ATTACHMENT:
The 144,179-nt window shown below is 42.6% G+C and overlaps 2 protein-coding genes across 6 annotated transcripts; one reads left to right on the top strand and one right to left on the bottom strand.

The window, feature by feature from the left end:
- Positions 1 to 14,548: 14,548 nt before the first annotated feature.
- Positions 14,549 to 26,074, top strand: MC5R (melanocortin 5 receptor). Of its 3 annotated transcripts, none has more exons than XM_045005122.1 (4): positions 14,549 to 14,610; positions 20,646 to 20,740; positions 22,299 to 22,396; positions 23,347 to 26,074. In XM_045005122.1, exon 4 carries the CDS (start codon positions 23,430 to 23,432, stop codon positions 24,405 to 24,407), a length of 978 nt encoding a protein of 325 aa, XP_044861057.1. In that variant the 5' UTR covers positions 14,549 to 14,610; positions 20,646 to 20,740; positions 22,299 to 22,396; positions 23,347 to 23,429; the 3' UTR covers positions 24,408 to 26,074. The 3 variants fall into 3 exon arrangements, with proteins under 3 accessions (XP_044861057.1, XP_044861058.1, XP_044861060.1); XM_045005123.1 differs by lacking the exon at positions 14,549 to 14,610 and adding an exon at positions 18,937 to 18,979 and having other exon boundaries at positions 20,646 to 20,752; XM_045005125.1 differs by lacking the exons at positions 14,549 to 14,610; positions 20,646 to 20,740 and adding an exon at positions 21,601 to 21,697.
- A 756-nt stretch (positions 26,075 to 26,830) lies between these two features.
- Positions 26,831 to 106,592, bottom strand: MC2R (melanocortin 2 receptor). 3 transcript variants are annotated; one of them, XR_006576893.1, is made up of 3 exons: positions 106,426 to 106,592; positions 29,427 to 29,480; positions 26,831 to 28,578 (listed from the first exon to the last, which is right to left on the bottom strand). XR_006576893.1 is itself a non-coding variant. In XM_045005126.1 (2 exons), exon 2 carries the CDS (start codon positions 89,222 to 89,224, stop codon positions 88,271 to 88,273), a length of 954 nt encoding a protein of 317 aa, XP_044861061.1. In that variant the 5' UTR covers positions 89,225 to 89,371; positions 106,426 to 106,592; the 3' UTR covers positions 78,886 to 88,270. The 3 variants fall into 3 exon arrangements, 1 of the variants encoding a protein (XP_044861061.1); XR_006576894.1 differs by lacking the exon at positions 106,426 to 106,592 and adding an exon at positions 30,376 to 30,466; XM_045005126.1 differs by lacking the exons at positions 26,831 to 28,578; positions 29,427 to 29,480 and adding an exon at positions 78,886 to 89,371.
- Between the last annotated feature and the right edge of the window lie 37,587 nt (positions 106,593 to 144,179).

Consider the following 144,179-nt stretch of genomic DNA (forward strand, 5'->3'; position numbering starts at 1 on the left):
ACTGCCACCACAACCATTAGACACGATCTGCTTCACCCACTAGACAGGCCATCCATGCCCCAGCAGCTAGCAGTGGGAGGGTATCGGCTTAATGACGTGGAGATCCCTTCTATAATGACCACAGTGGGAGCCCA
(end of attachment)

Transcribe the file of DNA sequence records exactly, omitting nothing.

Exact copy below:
The 144,179-nt window shown below is 42.6% G+C and overlaps 2 protein-coding genes across 6 annotated transcripts; one reads left to right on the top strand and one right to left on the bottom strand.

The window, feature by feature from the left end:
- Positions 1 to 14,548: 14,548 nt before the first annotated feature.
- Positions 14,549 to 26,074, top strand: MC5R (melanocortin 5 receptor). Of its 3 annotated transcripts, none has more exons than XM_045005122.1 (4): positions 14,549 to 14,610; positions 20,646 to 20,740; positions 22,299 to 22,396; positions 23,347 to 26,074. In XM_045005122.1, exon 4 carries the CDS (start codon positions 23,430 to 23,432, stop codon positions 24,405 to 24,407), a length of 978 nt encoding a protein of 325 aa, XP_044861057.1. In that variant the 5' UTR covers positions 14,549 to 14,610; positions 20,646 to 20,740; positions 22,299 to 22,396; positions 23,347 to 23,429; the 3' UTR covers positions 24,408 to 26,074. The 3 variants fall into 3 exon arrangements, with proteins under 3 accessions (XP_044861057.1, XP_044861058.1, XP_044861060.1); XM_045005123.1 differs by lacking the exon at positions 14,549 to 14,610 and adding an exon at positions 18,937 to 18,979 and having other exon boundaries at positions 20,646 to 20,752; XM_045005125.1 differs by lacking the exons at positions 14,549 to 14,610; positions 20,646 to 20,740 and adding an exon at positions 21,601 to 21,697.
- A 756-nt stretch (positions 26,075 to 26,830) lies between these two features.
- Positions 26,831 to 106,592, bottom strand: MC2R (melanocortin 2 receptor). 3 transcript variants are annotated; one of them, XR_006576893.1, is made up of 3 exons: positions 106,426 to 106,592; positions 29,427 to 29,480; positions 26,831 to 28,578 (listed from the first exon to the last, which is right to left on the bottom strand). XR_006576893.1 is itself a non-coding variant. In XM_045005126.1 (2 exons), exon 2 carries the CDS (start codon positions 89,222 to 89,224, stop codon positions 88,271 to 88,273), a length of 954 nt encoding a protein of 317 aa, XP_044861061.1. In that variant the 5' UTR covers positions 89,225 to 89,371; positions 106,426 to 106,592; the 3' UTR covers positions 78,886 to 88,270. The 3 variants fall into 3 exon arrangements, 1 of the variants encoding a protein (XP_044861061.1); XR_006576894.1 differs by lacking the exon at positions 106,426 to 106,592 and adding an exon at positions 30,376 to 30,466; XM_045005126.1 differs by lacking the exons at positions 26,831 to 28,578; positions 29,427 to 29,480 and adding an exon at positions 78,886 to 89,371.
- Between the last annotated feature and the right edge of the window lie 37,587 nt (positions 106,593 to 144,179).

Consider the following 144,179-nt stretch of genomic DNA (forward strand, 5'->3'; position numbering starts at 1 on the left):
ACTGCCACCACAACCATTAGACACGATCTGCTTCACCCACTAGACAGGCCATCCATGCCCCAGCAGCTAGCAGTGGGAGGGTATCGGCTTAATGACGTGGAGATCCCTTCTATAATGACCACAGTGGGAGCCCA